Katie Dykes, deputy energy commissioner in Connecticut, said "dozens" of proposals were submitted by the noon deadline on Thursday. She declined to identify a specific number of bids, and said they will be posted online in the next day or two.
Rhode Island, Connecticut and Massachusetts worked together with a goal of procuring long-term contracts for power from solar, hydro or wind power.
The proposal will help Connecticut meet renewable and climate goals and ease the impact of natural gas supply bottlenecks in the winter, Dykes said.
The three states are seeking the equivalent of 600 megawatts of power, said Patrick Woodcock, director of the governor's energy office in Maine.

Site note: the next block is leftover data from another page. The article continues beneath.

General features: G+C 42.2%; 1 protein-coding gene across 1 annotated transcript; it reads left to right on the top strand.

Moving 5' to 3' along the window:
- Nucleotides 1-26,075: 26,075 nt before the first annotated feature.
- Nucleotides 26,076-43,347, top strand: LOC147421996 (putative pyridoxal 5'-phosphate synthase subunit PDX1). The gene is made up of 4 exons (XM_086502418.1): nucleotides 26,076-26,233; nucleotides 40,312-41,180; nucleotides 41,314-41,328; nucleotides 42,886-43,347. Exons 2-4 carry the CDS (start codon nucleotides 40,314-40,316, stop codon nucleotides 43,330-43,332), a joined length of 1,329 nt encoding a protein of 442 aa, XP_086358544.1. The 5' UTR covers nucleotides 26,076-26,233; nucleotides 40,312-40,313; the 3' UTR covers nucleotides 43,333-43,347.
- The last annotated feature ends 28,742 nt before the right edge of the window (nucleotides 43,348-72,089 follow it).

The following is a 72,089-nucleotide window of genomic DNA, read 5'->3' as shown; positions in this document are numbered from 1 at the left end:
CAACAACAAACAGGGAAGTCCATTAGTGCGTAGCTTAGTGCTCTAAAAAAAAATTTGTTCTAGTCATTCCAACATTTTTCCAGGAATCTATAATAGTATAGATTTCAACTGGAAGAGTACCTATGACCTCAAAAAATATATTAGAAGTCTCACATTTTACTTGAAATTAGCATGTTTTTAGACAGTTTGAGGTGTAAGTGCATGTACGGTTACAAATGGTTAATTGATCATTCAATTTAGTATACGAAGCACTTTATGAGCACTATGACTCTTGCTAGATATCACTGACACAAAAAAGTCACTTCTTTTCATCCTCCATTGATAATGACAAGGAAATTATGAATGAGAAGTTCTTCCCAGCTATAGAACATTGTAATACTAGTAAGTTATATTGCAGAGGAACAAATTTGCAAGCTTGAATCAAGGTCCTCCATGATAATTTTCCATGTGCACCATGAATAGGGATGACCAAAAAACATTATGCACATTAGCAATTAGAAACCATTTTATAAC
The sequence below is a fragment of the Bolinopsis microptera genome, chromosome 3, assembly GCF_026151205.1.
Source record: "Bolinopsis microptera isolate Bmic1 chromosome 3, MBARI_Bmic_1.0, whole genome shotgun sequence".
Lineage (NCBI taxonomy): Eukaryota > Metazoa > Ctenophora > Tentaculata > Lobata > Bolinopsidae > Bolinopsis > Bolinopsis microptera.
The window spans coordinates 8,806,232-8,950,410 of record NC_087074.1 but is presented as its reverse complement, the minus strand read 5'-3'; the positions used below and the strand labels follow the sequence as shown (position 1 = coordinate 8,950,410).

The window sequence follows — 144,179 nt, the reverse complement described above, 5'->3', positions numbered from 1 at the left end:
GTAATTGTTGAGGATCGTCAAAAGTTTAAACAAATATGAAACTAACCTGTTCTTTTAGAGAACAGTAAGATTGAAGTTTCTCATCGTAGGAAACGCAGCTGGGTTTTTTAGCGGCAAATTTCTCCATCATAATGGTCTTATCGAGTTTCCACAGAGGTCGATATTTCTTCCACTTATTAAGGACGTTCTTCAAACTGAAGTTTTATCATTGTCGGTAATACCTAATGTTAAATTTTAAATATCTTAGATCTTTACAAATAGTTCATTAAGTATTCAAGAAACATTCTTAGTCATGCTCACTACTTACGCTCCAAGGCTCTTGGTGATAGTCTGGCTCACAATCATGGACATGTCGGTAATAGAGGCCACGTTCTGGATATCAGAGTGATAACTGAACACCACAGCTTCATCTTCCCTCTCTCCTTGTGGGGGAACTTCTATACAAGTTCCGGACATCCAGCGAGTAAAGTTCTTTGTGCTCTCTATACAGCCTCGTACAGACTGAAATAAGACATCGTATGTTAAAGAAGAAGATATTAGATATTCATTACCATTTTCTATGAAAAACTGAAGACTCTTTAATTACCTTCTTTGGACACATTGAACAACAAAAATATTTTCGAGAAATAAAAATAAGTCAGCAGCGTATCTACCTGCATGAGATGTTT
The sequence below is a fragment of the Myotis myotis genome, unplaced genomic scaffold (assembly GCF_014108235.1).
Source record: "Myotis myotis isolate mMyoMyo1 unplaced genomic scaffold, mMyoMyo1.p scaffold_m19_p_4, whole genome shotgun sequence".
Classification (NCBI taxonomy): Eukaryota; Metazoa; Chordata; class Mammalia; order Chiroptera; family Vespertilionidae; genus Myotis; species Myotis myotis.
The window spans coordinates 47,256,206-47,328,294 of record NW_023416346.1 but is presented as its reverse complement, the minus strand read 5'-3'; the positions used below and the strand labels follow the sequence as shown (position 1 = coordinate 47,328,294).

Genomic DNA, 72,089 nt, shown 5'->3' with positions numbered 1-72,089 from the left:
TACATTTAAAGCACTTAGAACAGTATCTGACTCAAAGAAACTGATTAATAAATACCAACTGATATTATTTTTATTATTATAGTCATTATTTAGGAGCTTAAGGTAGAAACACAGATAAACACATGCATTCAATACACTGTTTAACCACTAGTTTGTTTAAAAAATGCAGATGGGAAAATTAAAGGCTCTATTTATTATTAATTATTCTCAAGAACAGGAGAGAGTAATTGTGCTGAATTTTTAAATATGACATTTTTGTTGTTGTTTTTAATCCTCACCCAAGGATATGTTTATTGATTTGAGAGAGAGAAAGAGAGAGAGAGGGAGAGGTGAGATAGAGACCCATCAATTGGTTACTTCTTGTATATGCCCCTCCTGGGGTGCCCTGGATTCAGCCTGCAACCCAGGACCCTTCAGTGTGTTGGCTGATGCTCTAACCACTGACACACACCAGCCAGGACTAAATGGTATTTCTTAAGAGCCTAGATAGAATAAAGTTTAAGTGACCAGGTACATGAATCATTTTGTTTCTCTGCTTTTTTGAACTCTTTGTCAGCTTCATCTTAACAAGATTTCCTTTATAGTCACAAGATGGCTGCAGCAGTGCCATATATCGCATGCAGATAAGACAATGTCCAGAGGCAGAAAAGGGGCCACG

One proposal by Central Maine Power and Emera Maine, the state's largest electric utilities, would expand the state's power transmission system to carry up to 550 megawatts of power. Transmission lines proposed in Vermont and New Hampshire also are expected to be included in the competitive bidding.
The projects would be funded by electric ratepayers in the three southern New England states that initiated the process.
The timeline calls for a selection of winning bids by late July. Then the proposals would be submitted for regulatory approval.